Watching Social Network in India

I have been watching and adopting various social media networks since
2005, when I joined hi5! I immediately moved to Orkut and this is
where I built my first social network. When Facebook opened to India
in 2006, I moved there as well and did invite my school friends there.

I have been watching social networks to try and leverage that to help
my space plans. Although I watched social networks, I just didn’t get
to the part about leveraging social networks but did build a cool
space organisation. I just stuck to making my colleagues in the
organisation friends, first on Orkut and then on Facebook.

Till date, I feel more comfortable leaving a scrap on Orkut than
posting a ‘hi…hello…how are you…fine…ok’ thread on Facebook.
Events like fraandship requests and bad press pushed people out of
Orkut and onto Facebook.

My college friends stayed on Orkut initially and then moved to
Facebook when peers told them being on Facebook was considered cooler
and because many girls moved on to Facebook.

The fraandship requests originates from settings where people have
come on to a social network platform and didn’t really know what to do
and just extended their Yahoo! Messenger experience onto the social
network. I think Orkut really helped polish many of the people there
who then carried the rules into Facebook.

I still remember scraps on Orkut about: not posting a scrap in your
own scrapbook, not trying to friend people you do not know and
expecting introductions when you add a person as a friend. These were
then also circulated among the offline channels – mainly through SMS.

As it has grown, social networks in India have also transformed
offline meetups because of a segregation in the kind of people who
hung around in each of these spaces.

The fraandship thing came as more of the rural and lower tier towns of
India came onto Orkut and began trying to make friends in the city
they planned on moving to. Urban and middle class Orkut users made fun
of this and proliferated this across initially to humiliate people who
didn’t use proper spelling or grammer in their introductions of
friendship requests. Later this was used to reinforce the fact that
only known people are welcome as friends.

This also co-incided with the offline hang out culture. This shifted
as the more well to do kids hung out at the Cafe Coffee Days and
Baristas whereas the middle class and the lower income group kids hung
around inside of college canteens and wada pav stalls. Slowly,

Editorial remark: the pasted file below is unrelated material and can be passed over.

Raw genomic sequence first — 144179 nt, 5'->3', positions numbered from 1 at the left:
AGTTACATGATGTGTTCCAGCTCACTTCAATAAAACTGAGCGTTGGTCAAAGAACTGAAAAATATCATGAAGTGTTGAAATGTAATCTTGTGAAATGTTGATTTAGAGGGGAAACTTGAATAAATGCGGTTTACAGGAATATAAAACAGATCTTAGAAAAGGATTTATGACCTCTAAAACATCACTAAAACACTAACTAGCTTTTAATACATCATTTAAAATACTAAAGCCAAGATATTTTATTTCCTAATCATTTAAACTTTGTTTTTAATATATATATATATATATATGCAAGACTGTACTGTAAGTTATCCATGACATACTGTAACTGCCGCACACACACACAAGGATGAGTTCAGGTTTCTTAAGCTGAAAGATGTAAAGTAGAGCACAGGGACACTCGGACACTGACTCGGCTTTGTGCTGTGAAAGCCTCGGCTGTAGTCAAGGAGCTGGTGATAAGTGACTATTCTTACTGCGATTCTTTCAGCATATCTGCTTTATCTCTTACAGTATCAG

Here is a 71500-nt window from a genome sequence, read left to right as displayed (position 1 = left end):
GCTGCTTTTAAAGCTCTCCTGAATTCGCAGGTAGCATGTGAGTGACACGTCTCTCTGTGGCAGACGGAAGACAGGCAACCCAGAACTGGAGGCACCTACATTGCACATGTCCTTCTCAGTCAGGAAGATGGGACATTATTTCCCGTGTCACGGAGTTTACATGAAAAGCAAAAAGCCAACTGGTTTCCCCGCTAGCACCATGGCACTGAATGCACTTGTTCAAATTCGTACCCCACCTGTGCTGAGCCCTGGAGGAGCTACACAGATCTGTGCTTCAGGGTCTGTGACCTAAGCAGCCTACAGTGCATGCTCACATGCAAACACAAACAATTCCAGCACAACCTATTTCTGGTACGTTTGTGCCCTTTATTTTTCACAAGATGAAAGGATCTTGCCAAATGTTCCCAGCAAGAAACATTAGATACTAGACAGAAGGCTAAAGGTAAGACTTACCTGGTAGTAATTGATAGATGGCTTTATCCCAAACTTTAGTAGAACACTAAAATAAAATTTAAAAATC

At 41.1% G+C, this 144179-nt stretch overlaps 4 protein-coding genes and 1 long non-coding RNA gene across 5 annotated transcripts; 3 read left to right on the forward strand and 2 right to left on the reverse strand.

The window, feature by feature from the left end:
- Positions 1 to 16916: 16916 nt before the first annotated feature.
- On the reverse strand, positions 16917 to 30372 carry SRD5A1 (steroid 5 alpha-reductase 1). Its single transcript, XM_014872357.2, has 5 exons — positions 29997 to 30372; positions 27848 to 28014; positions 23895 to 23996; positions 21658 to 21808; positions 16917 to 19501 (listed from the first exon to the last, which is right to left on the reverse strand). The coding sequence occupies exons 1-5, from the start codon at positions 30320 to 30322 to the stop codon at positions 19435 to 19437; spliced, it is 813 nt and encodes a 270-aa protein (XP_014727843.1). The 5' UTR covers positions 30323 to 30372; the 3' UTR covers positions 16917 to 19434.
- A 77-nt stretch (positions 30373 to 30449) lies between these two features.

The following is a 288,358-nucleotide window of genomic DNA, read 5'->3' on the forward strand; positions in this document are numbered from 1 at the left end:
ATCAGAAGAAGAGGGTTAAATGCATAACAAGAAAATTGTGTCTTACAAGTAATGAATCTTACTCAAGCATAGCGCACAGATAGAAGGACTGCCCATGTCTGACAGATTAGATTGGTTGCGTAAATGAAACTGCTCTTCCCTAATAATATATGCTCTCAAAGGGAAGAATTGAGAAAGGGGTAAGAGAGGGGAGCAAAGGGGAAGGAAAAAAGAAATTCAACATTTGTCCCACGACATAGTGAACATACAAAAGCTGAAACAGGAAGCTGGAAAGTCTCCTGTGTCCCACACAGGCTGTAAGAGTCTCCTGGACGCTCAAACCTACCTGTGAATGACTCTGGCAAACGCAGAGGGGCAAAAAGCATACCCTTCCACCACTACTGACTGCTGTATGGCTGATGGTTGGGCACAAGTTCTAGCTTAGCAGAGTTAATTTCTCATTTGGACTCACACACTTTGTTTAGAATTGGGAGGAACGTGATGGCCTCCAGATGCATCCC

Baristas and Cafe Coffee Days realised that more money could be made
inviting the middle class in as well and they moved to lower prices.

Funny enough, this coincided with the time that the bulk of Indians
moved onto Facebook and this network reinforced the coffee shop,
McDonalds and pizza culture more.

We’re in an interesting time in social networks in India – at a time
when the crowd in Orkut has started moving to Facebook. Mainly because
brands have been using these to push prices down and also using the
network to hold and provide access to events. The Orkut experience has
made this crowd wiser and has moderated them. But, also a new
generation is coming directly onto Facebook than through Orkut. Some
of my friends have started seeing the ‘fraandship-like’ trend showing
up on Facebook as well. I haven’t seen it either on Orkut or Facebook
other than on other people’s scrap book.

Facebook also slowly pushed us off the ‘introduce yourself’ habit of
our Orkut days by not providing access to the wall without being a
friend in the privacy settings. More people are now also not using the
‘add a message’ option that appears when you ask a person to become
their friend.

The real thing to see now is how such a closed network like Facebook
will teach new comers on the unwritten network rules. I see this
happening in the offline world and some people say Facebook is very
complicated and Orkut has become complicated but is now resembling a
ghost town.

Today, I started scrapping on Orkut again. Watch this space as I post
more of my social network watching here.

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